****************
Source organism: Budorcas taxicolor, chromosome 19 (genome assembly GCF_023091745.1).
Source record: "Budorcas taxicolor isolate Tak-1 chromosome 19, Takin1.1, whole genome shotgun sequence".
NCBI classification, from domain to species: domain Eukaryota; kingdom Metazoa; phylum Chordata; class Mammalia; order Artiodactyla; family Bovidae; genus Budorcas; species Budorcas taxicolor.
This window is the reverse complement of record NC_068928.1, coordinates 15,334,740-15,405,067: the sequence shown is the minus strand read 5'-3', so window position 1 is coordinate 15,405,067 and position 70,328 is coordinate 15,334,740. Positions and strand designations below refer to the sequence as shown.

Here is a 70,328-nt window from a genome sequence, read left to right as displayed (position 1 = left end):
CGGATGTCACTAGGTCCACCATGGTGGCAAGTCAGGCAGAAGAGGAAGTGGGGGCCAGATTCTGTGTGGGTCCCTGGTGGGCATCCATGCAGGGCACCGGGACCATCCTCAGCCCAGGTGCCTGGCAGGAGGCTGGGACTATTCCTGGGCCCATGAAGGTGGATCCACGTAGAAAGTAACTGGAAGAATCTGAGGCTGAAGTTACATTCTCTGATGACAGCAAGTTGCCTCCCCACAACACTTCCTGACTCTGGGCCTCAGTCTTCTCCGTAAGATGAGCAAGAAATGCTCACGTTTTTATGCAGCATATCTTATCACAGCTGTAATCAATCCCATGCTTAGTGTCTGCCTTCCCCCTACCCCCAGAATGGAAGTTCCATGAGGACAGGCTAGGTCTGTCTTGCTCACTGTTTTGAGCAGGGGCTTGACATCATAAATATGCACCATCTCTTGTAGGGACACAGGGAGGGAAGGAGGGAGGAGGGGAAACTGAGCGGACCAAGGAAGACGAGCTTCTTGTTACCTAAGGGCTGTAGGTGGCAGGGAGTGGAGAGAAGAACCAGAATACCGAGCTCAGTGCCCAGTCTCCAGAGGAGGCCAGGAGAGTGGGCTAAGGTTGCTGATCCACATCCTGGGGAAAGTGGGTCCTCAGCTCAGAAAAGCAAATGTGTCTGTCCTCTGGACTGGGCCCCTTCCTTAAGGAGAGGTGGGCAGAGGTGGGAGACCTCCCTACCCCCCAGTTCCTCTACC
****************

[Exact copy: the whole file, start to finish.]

Source organism: Budorcas taxicolor, chromosome 19 (genome assembly GCF_023091745.1).
Source record: "Budorcas taxicolor isolate Tak-1 chromosome 19, Takin1.1, whole genome shotgun sequence".
NCBI classification, from domain to species: domain Eukaryota; kingdom Metazoa; phylum Chordata; class Mammalia; order Artiodactyla; family Bovidae; genus Budorcas; species Budorcas taxicolor.
This window is the reverse complement of record NC_068928.1, coordinates 15,334,740-15,405,067: the sequence shown is the minus strand read 5'-3', so window position 1 is coordinate 15,405,067 and position 70,328 is coordinate 15,334,740. Positions and strand designations below refer to the sequence as shown.

Here is a 70,328-nt window from a genome sequence, read left to right as displayed (position 1 = left end):
CGGATGTCACTAGGTCCACCATGGTGGCAAGTCAGGCAGAAGAGGAAGTGGGGGCCAGATTCTGTGTGGGTCCCTGGTGGGCATCCATGCAGGGCACCGGGACCATCCTCAGCCCAGGTGCCTGGCAGGAGGCTGGGACTATTCCTGGGCCCATGAAGGTGGATCCACGTAGAAAGTAACTGGAAGAATCTGAGGCTGAAGTTACATTCTCTGATGACAGCAAGTTGCCTCCCCACAACACTTCCTGACTCTGGGCCTCAGTCTTCTCCGTAAGATGAGCAAGAAATGCTCACGTTTTTATGCAGCATATCTTATCACAGCTGTAATCAATCCCATGCTTAGTGTCTGCCTTCCCCCTACCCCCAGAATGGAAGTTCCATGAGGACAGGCTAGGTCTGTCTTGCTCACTGTTTTGAGCAGGGGCTTGACATCATAAATATGCACCATCTCTTGTAGGGACACAGGGAGGGAAGGAGGGAGGAGGGGAAACTGAGCGGACCAAGGAAGACGAGCTTCTTGTTACCTAAGGGCTGTAGGTGGCAGGGAGTGGAGAGAAGAACCAGAATACCGAGCTCAGTGCCCAGTCTCCAGAGGAGGCCAGGAGAGTGGGCTAAGGTTGCTGATCCACATCCTGGGGAAAGTGGGTCCTCAGCTCAGAAAAGCAAATGTGTCTGTCCTCTGGACTGGGCCCCTTCCTTAAGGAGAGGTGGGCAGAGGTGGGAGACCTCCCTACCCCCCAGTTCCTCTACC